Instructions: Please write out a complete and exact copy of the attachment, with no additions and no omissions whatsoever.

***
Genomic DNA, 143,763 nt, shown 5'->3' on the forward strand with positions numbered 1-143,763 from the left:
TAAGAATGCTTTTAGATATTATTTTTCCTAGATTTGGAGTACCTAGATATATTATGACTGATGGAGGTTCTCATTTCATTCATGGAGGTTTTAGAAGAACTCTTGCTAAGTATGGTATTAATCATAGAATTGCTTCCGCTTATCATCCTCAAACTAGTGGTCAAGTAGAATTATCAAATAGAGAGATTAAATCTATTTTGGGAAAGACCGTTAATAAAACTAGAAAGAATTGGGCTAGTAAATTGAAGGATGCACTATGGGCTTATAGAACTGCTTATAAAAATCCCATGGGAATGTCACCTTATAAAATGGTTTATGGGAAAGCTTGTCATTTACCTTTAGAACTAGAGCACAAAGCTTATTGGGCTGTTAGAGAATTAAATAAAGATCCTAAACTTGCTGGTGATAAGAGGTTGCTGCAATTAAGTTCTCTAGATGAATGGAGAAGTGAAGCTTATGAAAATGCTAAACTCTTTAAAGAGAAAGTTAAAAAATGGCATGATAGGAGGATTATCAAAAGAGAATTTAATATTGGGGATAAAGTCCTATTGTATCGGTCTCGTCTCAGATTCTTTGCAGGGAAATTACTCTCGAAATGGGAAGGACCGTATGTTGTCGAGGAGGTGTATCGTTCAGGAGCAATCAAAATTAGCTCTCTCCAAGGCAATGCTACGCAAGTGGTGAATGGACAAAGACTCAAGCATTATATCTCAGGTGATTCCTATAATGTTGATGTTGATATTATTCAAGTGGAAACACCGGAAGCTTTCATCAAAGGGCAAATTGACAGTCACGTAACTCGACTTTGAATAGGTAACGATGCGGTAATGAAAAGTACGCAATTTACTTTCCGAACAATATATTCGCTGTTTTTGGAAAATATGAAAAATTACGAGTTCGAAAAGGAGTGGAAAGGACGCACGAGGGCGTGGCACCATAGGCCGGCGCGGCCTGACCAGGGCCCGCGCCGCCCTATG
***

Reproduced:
Genomic DNA, 143,763 nt, shown 5'->3' on the forward strand with positions numbered 1-143,763 from the left:
TAAGAATGCTTTTAGATATTATTTTTCCTAGATTTGGAGTACCTAGATATATTATGACTGATGGAGGTTCTCATTTCATTCATGGAGGTTTTAGAAGAACTCTTGCTAAGTATGGTATTAATCATAGAATTGCTTCCGCTTATCATCCTCAAACTAGTGGTCAAGTAGAATTATCAAATAGAGAGATTAAATCTATTTTGGGAAAGACCGTTAATAAAACTAGAAAGAATTGGGCTAGTAAATTGAAGGATGCACTATGGGCTTATAGAACTGCTTATAAAAATCCCATGGGAATGTCACCTTATAAAATGGTTTATGGGAAAGCTTGTCATTTACCTTTAGAACTAGAGCACAAAGCTTATTGGGCTGTTAGAGAATTAAATAAAGATCCTAAACTTGCTGGTGATAAGAGGTTGCTGCAATTAAGTTCTCTAGATGAATGGAGAAGTGAAGCTTATGAAAATGCTAAACTCTTTAAAGAGAAAGTTAAAAAATGGCATGATAGGAGGATTATCAAAAGAGAATTTAATATTGGGGATAAAGTCCTATTGTATCGGTCTCGTCTCAGATTCTTTGCAGGGAAATTACTCTCGAAATGGGAAGGACCGTATGTTGTCGAGGAGGTGTATCGTTCAGGAGCAATCAAAATTAGCTCTCTCCAAGGCAATGCTACGCAAGTGGTGAATGGACAAAGACTCAAGCATTATATCTCAGGTGATTCCTATAATGTTGATGTTGATATTATTCAAGTGGAAACACCGGAAGCTTTCATCAAAGGGCAAATTGACAGTCACGTAACTCGACTTTGAATAGGTAACGATGCGGTAATGAAAAGTACGCAATTTACTTTCCGAACAATATATTCGCTGTTTTTGGAAAATATGAAAAATTACGAGTTCGAAAAGGAGTGGAAAGGACGCACGAGGGCGTGGCACCATAGGCCGGCGCGGCCTGACCAGGGCCCGCGCCGCCCTATG